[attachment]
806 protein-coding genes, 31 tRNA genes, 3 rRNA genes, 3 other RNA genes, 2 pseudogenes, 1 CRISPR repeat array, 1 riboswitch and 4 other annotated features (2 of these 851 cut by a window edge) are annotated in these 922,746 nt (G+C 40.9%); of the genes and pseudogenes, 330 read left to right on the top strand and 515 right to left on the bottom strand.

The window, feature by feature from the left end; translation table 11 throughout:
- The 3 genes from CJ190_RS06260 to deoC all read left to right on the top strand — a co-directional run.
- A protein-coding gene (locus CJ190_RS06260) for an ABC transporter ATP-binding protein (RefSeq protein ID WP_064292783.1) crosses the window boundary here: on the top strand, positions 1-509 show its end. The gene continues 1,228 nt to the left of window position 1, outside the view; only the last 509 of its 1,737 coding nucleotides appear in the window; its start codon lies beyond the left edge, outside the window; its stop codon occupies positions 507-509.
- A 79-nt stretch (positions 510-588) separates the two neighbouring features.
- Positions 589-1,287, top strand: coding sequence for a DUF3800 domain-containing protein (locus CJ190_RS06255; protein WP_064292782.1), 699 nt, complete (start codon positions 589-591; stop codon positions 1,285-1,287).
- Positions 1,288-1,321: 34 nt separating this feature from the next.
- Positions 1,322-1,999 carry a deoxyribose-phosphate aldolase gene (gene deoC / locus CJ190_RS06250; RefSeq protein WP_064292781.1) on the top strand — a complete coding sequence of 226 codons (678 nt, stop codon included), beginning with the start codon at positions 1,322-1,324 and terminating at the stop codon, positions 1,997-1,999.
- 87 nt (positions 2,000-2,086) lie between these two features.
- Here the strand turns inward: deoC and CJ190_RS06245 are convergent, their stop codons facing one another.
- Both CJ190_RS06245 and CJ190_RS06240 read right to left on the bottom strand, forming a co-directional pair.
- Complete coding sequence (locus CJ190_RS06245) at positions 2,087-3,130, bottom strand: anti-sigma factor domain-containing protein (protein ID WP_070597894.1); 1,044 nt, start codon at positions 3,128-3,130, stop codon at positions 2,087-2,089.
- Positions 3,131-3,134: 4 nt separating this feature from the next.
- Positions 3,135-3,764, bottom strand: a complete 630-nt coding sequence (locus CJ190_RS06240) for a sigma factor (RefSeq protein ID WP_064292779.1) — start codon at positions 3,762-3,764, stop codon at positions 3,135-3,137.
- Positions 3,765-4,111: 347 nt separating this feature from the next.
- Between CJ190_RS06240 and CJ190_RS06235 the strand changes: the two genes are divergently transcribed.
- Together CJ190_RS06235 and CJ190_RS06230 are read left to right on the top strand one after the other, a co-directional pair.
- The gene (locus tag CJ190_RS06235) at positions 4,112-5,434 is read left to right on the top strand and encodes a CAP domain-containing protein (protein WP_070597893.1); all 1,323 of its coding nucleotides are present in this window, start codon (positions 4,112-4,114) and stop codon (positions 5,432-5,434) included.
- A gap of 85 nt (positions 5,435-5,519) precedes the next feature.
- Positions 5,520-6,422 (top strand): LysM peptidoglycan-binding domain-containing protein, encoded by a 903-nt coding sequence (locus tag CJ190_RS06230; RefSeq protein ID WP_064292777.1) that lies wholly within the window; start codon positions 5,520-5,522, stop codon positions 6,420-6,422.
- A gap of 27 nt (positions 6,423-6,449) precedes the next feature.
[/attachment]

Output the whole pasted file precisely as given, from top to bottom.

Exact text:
806 protein-coding genes, 31 tRNA genes, 3 rRNA genes, 3 other RNA genes, 2 pseudogenes, 1 CRISPR repeat array, 1 riboswitch and 4 other annotated features (2 of these 851 cut by a window edge) are annotated in these 922,746 nt (G+C 40.9%); of the genes and pseudogenes, 330 read left to right on the top strand and 515 right to left on the bottom strand.

The window, feature by feature from the left end; translation table 11 throughout:
- The 3 genes from CJ190_RS06260 to deoC all read left to right on the top strand — a co-directional run.
- A protein-coding gene (locus CJ190_RS06260) for an ABC transporter ATP-binding protein (RefSeq protein ID WP_064292783.1) crosses the window boundary here: on the top strand, positions 1-509 show its end. The gene continues 1,228 nt to the left of window position 1, outside the view; only the last 509 of its 1,737 coding nucleotides appear in the window; its start codon lies beyond the left edge, outside the window; its stop codon occupies positions 507-509.
- A 79-nt stretch (positions 510-588) separates the two neighbouring features.
- Positions 589-1,287, top strand: coding sequence for a DUF3800 domain-containing protein (locus CJ190_RS06255; protein WP_064292782.1), 699 nt, complete (start codon positions 589-591; stop codon positions 1,285-1,287).
- Positions 1,288-1,321: 34 nt separating this feature from the next.
- Positions 1,322-1,999 carry a deoxyribose-phosphate aldolase gene (gene deoC / locus CJ190_RS06250; RefSeq protein WP_064292781.1) on the top strand — a complete coding sequence of 226 codons (678 nt, stop codon included), beginning with the start codon at positions 1,322-1,324 and terminating at the stop codon, positions 1,997-1,999.
- 87 nt (positions 2,000-2,086) lie between these two features.
- Here the strand turns inward: deoC and CJ190_RS06245 are convergent, their stop codons facing one another.
- Both CJ190_RS06245 and CJ190_RS06240 read right to left on the bottom strand, forming a co-directional pair.
- Complete coding sequence (locus CJ190_RS06245) at positions 2,087-3,130, bottom strand: anti-sigma factor domain-containing protein (protein ID WP_070597894.1); 1,044 nt, start codon at positions 3,128-3,130, stop codon at positions 2,087-2,089.
- Positions 3,131-3,134: 4 nt separating this feature from the next.
- Positions 3,135-3,764, bottom strand: a complete 630-nt coding sequence (locus CJ190_RS06240) for a sigma factor (RefSeq protein ID WP_064292779.1) — start codon at positions 3,762-3,764, stop codon at positions 3,135-3,137.
- Positions 3,765-4,111: 347 nt separating this feature from the next.
- Between CJ190_RS06240 and CJ190_RS06235 the strand changes: the two genes are divergently transcribed.
- Together CJ190_RS06235 and CJ190_RS06230 are read left to right on the top strand one after the other, a co-directional pair.
- The gene (locus tag CJ190_RS06235) at positions 4,112-5,434 is read left to right on the top strand and encodes a CAP domain-containing protein (protein WP_070597893.1); all 1,323 of its coding nucleotides are present in this window, start codon (positions 4,112-4,114) and stop codon (positions 5,432-5,434) included.
- A gap of 85 nt (positions 5,435-5,519) precedes the next feature.
- Positions 5,520-6,422 (top strand): LysM peptidoglycan-binding domain-containing protein, encoded by a 903-nt coding sequence (locus tag CJ190_RS06230; RefSeq protein ID WP_064292777.1) that lies wholly within the window; start codon positions 5,520-5,522, stop codon positions 6,420-6,422.
- A gap of 27 nt (positions 6,423-6,449) precedes the next feature.